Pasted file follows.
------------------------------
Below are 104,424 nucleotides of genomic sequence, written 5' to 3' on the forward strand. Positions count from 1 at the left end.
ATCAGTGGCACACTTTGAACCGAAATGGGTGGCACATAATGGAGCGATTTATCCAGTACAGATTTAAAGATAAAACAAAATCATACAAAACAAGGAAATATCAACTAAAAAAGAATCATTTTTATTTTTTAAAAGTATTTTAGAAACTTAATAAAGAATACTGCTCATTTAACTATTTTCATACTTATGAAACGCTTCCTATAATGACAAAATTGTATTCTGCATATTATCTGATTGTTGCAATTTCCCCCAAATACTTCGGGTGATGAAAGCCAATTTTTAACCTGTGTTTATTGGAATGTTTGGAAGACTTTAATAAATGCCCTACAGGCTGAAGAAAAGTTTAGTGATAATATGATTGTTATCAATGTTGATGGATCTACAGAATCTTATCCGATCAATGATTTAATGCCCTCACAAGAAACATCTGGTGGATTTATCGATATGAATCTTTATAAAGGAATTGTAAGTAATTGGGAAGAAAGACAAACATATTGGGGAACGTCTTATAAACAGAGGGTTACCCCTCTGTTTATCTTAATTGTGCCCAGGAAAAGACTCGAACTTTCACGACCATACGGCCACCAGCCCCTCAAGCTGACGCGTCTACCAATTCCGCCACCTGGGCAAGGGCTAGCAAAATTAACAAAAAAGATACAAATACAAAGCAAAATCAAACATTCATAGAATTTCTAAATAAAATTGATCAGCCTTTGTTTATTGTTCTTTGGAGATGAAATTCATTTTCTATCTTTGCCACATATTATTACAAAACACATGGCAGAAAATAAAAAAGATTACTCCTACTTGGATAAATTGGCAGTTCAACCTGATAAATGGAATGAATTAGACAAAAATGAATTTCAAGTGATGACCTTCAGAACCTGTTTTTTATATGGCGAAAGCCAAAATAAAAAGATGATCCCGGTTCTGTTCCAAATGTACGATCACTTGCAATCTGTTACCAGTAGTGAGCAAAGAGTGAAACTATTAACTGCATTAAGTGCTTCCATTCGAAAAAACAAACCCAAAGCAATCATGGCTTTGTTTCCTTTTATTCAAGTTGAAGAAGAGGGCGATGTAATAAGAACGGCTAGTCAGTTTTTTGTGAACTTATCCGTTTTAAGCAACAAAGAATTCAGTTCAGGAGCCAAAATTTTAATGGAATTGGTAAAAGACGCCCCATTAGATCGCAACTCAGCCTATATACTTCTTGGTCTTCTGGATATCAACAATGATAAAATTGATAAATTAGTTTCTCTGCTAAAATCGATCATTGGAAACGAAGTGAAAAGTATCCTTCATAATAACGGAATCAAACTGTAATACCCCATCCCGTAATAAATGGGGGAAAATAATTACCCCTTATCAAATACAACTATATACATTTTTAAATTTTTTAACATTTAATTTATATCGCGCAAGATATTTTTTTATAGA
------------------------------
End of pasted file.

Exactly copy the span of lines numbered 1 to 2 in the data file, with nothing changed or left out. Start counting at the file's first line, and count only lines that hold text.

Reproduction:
Below are 104,424 nucleotides of genomic sequence, written 5' to 3' on the forward strand. Positions count from 1 at the left end.
ATCAGTGGCACACTTTGAACCGAAATGGGTGGCACATAATGGAGCGATTTATCCAGTACAGATTTAAAGATAAAACAAAATCATACAAAACAAGGAAATATCAACTAAAAAAGAATCATTTTTATTTTTTAAAAGTATTTTAGAAACTTAATAAAGAATACTGCTCATTTAACTATTTTCATACTTATGAAACGCTTCCTATAATGACAAAATTGTATTCTGCATATTATCTGATTGTTGCAATTTCCCCCAAATACTTCGGGTGATGAAAGCCAATTTTTAACCTGTGTTTATTGGAATGTTTGGAAGACTTTAATAAATGCCCTACAGGCTGAAGAAAAGTTTAGTGATAATATGATTGTTATCAATGTTGATGGATCTACAGAATCTTATCCGATCAATGATTTAATGCCCTCACAAGAAACATCTGGTGGATTTATCGATATGAATCTTTATAAAGGAATTGTAAGTAATTGGGAAGAAAGACAAACATATTGGGGAACGTCTTATAAACAGAGGGTTACCCCTCTGTTTATCTTAATTGTGCCCAGGAAAAGACTCGAACTTTCACGACCATACGGCCACCAGCCCCTCAAGCTGACGCGTCTACCAATTCCGCCACCTGGGCAAGGGCTAGCAAAATTAACAAAAAAGATACAAATACAAAGCAAAATCAAACATTCATAGAATTTCTAAATAAAATTGATCAGCCTTTGTTTATTGTTCTTTGGAGATGAAATTCATTTTCTATCTTTGCCACATATTATTACAAAACACATGGCAGAAAATAAAAAAGATTACTCCTACTTGGATAAATTGGCAGTTCAACCTGATAAATGGAATGAATTAGACAAAAATGAATTTCAAGTGATGACCTTCAGAACCTGTTTTTTATATGGCGAAAGCCAAAATAAAAAGATGATCCCGGTTCTGTTCCAAATGTACGATCACTTGCAATCTGTTACCAGTAGTGAGCAAAGAGTGAAACTATTAACTGCATTAAGTGCTTCCATTCGAAAAAACAAACCCAAAGCAATCATGGCTTTGTTTCCTTTTATTCAAGTTGAAGAAGAGGGCGATGTAATAAGAACGGCTAGTCAGTTTTTTGTGAACTTATCCGTTTTAAGCAACAAAGAATTCAGTTCAGGAGCCAAAATTTTAATGGAATTGGTAAAAGACGCCCCATTAGATCGCAACTCAGCCTATATACTTCTTGGTCTTCTGGATATCAACAATGATAAAATTGATAAATTAGTTTCTCTGCTAAAATCGATCATTGGAAACGAAGTGAAAAGTATCCTTCATAATAACGGAATCAAACTGTAATACCCCATCCCGTAATAAATGGGGGAAAATAATTACCCCTTATCAAATACAACTATATACATTTTTAAATTTTTTAACATTTAATTTATATCGCGCAAGATATTTTTTTATAGA